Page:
Dominic A Carone

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Neuropsychological impairment is a common feature of multiple sclerosis. Affected patients often have deficits in information-processing speed and memory and exhibit psychopathological states such as depression. A minority of patients have rarer affect/mood disorders such as euphoria sclerotica and pathological laughter/crying. Neuropsychological impairment(More)
The primary goal of this study was to investigate associations between regional gray matter (GM) atrophy and neuropsychological function in multiple sclerosis (MS), while accounting for the influence of central brain atrophy (i.e. third ventricle enlargement). Using a cross-sectional design, we studied 59 MS patients with brain MRI and neuropsychological(More)
Although numerous studies have shown that brain-damaged patients tend to underestimate neuropsychological (NP) impairment when self-ratings are compared to informant ratings, the meaning of such discrepancies is not well studied in multiple sclerosis (MS). We compared patient self- and informant-report questionnaire ratings of NP functioning in 122 MS(More)
Religious beliefs are an important part of clients' culture, whether acknowledged or not. Psychological theories about social and cognitive processes can help mental-health professionals better understand the function of religious beliefs in coping and their role in therapy. Religious individuals are likely to use heuristics to form rapid judgments rather(More)
In multiple sclerosis (MS), atrophy occurs in various cortical and subcortical regions. However, it is unclear whether this is mostly due to gray (GM) or white matter (WM) loss. Recently, a new semi-automatic brain region extraction (SABRE) technique was developed to quantify parenchyma volume in 13 hemispheric regions. This study utilized SABRE and tissue(More)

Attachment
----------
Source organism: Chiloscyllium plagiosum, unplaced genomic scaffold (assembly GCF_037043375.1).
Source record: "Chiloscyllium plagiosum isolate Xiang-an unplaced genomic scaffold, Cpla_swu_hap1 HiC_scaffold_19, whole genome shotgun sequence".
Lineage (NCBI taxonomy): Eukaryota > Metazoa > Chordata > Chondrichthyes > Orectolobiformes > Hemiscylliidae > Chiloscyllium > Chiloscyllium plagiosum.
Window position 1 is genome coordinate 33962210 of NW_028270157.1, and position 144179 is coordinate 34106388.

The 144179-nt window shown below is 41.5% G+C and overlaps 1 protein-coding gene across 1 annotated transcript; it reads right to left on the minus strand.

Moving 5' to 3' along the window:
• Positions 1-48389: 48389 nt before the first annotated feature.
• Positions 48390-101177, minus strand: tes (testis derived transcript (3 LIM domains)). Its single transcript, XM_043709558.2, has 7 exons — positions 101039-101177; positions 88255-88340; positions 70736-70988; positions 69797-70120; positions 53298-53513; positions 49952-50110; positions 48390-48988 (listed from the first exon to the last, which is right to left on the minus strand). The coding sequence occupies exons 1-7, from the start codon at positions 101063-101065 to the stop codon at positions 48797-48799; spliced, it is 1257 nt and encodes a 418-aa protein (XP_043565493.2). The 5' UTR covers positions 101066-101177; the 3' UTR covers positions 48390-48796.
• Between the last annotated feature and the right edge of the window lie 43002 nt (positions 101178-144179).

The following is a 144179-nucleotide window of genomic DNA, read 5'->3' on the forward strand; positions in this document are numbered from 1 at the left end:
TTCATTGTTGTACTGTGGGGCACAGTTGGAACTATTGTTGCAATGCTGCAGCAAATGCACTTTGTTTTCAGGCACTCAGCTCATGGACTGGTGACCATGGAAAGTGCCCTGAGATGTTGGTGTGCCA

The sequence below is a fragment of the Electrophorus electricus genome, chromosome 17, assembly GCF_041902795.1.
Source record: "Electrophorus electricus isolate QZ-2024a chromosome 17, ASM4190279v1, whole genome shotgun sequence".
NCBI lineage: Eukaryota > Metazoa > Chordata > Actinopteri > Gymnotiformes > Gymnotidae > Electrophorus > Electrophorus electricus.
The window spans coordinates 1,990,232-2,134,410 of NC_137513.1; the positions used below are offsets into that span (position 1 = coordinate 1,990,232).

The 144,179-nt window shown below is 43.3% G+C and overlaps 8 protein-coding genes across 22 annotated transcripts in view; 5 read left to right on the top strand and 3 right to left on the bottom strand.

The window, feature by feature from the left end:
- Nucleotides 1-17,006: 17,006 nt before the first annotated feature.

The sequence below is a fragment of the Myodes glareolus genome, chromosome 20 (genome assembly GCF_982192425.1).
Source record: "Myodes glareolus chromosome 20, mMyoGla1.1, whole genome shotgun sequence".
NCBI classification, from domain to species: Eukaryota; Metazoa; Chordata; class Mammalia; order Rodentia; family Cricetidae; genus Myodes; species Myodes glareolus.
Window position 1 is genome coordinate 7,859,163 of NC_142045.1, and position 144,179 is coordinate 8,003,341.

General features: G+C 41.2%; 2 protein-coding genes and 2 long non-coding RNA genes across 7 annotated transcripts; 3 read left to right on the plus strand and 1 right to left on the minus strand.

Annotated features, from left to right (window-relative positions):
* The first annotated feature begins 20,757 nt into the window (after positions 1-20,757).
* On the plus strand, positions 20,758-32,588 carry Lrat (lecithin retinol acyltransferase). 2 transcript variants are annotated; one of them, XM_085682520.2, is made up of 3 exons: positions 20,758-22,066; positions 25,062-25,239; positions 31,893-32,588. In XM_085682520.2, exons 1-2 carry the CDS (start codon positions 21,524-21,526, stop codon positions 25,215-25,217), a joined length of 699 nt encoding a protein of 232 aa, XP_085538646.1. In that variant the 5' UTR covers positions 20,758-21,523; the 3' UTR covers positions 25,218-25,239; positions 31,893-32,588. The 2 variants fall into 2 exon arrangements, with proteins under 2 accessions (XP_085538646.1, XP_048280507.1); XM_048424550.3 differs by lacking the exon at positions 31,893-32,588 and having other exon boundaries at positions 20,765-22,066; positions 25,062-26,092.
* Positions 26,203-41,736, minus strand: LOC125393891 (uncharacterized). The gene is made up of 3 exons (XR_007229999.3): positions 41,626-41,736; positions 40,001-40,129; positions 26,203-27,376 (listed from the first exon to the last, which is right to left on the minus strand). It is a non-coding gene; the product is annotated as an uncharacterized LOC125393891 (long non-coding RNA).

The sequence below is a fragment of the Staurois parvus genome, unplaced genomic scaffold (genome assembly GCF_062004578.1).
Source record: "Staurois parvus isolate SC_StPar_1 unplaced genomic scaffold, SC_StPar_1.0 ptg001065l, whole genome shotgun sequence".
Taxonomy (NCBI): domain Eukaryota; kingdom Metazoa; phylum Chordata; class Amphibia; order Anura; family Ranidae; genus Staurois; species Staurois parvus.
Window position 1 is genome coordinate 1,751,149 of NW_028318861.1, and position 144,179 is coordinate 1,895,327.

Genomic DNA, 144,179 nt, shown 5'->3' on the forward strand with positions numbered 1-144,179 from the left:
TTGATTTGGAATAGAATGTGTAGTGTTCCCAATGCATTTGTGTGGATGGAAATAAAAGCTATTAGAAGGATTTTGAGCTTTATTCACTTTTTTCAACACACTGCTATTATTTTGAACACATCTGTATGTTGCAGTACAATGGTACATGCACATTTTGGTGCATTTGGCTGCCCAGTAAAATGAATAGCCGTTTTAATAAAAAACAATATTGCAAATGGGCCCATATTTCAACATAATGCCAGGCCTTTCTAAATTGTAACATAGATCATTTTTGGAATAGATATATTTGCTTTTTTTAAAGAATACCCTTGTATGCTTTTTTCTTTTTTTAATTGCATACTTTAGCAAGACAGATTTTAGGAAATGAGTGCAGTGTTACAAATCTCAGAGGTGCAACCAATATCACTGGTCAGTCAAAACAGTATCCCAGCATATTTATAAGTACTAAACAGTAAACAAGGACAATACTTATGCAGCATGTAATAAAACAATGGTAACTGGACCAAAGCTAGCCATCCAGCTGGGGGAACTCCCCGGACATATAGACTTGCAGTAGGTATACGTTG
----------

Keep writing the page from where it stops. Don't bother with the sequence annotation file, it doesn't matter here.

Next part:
BACKGROUND AND PURPOSE In recent studies, measures of whole brain atrophy were strongly correlated with neuropsychological testing, explaining more variance than measures of lesion burden in patients with multiple sclerosis. The relationship between regional lobar atrophy and cognitive impairment is yet to be examined. We endeavored to assess the clinical(More)
The Word Memory Test (WMT) and Medical Symptom Validity Test (MSVT) are two commonly used free-standing measures of test-taking effort. The use of any test as a measure of effort is enhanced when evidence shows that it can be easily passed by patients with severe neurological conditions. The opportunity arose to administer the WMT and MSVT to a 9-year-old(More)
PRIMARY OBJECTIVE This study sought independent confirmation that the English computerized Medical Symptom Validity Test can be easily passed by children with moderate-to-severe brain injury/dysfunction (e.g. traumatic brain injury, stroke) and/or developmental disabilities. In addition, it was hypothesized that a higher percentage of such children would(More)
One principle underlying the use of the Word Memory Test (WMT) as an effort test is that with good effort, recognition scores above the cutoffs will be observed. However, to understand the limits of effort testing, it is necessary to study people known to have severe impairment and significant neuropathology involving memory structures. Goodrich-Hunsaker(More)